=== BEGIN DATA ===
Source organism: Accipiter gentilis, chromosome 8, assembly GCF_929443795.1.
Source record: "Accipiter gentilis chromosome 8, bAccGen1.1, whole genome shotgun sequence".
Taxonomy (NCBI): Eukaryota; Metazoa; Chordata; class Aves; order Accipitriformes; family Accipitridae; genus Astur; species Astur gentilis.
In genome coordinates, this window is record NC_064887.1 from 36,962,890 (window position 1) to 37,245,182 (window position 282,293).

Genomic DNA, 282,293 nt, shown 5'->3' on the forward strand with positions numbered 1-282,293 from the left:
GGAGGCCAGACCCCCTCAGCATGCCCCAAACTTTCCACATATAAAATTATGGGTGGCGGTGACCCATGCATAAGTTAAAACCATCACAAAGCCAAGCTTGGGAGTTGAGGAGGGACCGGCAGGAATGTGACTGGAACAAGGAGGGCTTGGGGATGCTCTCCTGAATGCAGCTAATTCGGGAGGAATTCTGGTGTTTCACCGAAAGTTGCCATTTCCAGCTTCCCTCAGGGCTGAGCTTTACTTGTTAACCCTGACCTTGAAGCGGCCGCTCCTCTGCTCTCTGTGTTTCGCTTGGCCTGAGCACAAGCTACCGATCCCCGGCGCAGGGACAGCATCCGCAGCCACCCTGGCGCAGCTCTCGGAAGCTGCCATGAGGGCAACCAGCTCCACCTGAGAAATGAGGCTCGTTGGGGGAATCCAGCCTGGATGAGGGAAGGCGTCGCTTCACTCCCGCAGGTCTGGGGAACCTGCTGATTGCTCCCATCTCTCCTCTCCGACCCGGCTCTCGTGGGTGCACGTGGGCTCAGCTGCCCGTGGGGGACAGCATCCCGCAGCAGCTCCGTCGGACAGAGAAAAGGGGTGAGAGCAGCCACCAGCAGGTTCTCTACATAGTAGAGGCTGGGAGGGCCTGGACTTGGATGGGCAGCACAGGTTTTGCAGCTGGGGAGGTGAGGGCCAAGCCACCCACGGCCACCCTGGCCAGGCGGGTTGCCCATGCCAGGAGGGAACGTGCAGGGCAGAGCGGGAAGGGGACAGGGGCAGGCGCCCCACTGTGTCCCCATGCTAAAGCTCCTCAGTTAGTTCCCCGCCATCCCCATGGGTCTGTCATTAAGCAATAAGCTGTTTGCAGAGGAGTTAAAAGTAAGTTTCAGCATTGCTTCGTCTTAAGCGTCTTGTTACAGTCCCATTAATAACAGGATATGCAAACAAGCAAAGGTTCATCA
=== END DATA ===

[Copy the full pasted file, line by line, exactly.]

Source organism: Accipiter gentilis, chromosome 8, assembly GCF_929443795.1.
Source record: "Accipiter gentilis chromosome 8, bAccGen1.1, whole genome shotgun sequence".
Taxonomy (NCBI): Eukaryota; Metazoa; Chordata; class Aves; order Accipitriformes; family Accipitridae; genus Astur; species Astur gentilis.
In genome coordinates, this window is record NC_064887.1 from 36,962,890 (window position 1) to 37,245,182 (window position 282,293).

Genomic DNA, 282,293 nt, shown 5'->3' on the forward strand with positions numbered 1-282,293 from the left:
GGAGGCCAGACCCCCTCAGCATGCCCCAAACTTTCCACATATAAAATTATGGGTGGCGGTGACCCATGCATAAGTTAAAACCATCACAAAGCCAAGCTTGGGAGTTGAGGAGGGACCGGCAGGAATGTGACTGGAACAAGGAGGGCTTGGGGATGCTCTCCTGAATGCAGCTAATTCGGGAGGAATTCTGGTGTTTCACCGAAAGTTGCCATTTCCAGCTTCCCTCAGGGCTGAGCTTTACTTGTTAACCCTGACCTTGAAGCGGCCGCTCCTCTGCTCTCTGTGTTTCGCTTGGCCTGAGCACAAGCTACCGATCCCCGGCGCAGGGACAGCATCCGCAGCCACCCTGGCGCAGCTCTCGGAAGCTGCCATGAGGGCAACCAGCTCCACCTGAGAAATGAGGCTCGTTGGGGGAATCCAGCCTGGATGAGGGAAGGCGTCGCTTCACTCCCGCAGGTCTGGGGAACCTGCTGATTGCTCCCATCTCTCCTCTCCGACCCGGCTCTCGTGGGTGCACGTGGGCTCAGCTGCCCGTGGGGGACAGCATCCCGCAGCAGCTCCGTCGGACAGAGAAAAGGGGTGAGAGCAGCCACCAGCAGGTTCTCTACATAGTAGAGGCTGGGAGGGCCTGGACTTGGATGGGCAGCACAGGTTTTGCAGCTGGGGAGGTGAGGGCCAAGCCACCCACGGCCACCCTGGCCAGGCGGGTTGCCCATGCCAGGAGGGAACGTGCAGGGCAGAGCGGGAAGGGGACAGGGGCAGGCGCCCCACTGTGTCCCCATGCTAAAGCTCCTCAGTTAGTTCCCCGCCATCCCCATGGGTCTGTCATTAAGCAATAAGCTGTTTGCAGAGGAGTTAAAAGTAAGTTTCAGCATTGCTTCGTCTTAAGCGTCTTGTTACAGTCCCATTAATAACAGGATATGCAAACAAGCAAAGGTTCATCA